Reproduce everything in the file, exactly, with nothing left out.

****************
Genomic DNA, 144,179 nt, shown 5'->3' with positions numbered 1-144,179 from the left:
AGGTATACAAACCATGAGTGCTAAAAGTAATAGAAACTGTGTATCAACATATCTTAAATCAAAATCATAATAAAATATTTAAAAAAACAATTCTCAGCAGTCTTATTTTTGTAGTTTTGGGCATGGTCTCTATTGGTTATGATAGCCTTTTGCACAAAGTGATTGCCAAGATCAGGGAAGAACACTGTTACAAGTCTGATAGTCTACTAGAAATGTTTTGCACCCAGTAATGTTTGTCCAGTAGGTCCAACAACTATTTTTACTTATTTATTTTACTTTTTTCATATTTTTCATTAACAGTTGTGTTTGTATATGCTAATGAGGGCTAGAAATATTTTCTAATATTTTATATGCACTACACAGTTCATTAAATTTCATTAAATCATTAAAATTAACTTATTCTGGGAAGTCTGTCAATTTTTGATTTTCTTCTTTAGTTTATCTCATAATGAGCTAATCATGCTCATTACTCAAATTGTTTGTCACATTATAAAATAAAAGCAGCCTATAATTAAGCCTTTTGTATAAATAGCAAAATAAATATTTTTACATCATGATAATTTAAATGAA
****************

Genomic DNA, 144,179 nt, shown 5'->3' with positions numbered 1-144,179 from the left:
AGGTATACAAACCATGAGTGCTAAAAGTAATAGAAACTGTGTATCAACATATCTTAAATCAAAATCATAATAAAATATTTAAAAAAACAATTCTCAGCAGTCTTATTTTTGTAGTTTTGGGCATGGTCTCTATTGGTTATGATAGCCTTTTGCACAAAGTGATTGCCAAGATCAGGGAAGAACACTGTTACAAGTCTGATAGTCTACTAGAAATGTTTTGCACCCAGTAATGTTTGTCCAGTAGGTCCAACAACTATTTTTACTTATTTATTTTACTTTTTTCATATTTTTCATTAACAGTTGTGTTTGTATATGCTAATGAGGGCTAGAAATATTTTCTAATATTTTATATGCACTACACAGTTCATTAAATTTCATTAAATCATTAAAATTAACTTATTCTGGGAAGTCTGTCAATTTTTGATTTTCTTCTTTAGTTTATCTCATAATGAGCTAATCATGCTCATTACTCAAATTGTTTGTCACATTATAAAATAAAAGCAGCCTATAATTAAGCCTTTTGTATAAATAGCAAAATAAATATTTTTACATCATGATAATTTAAATGAA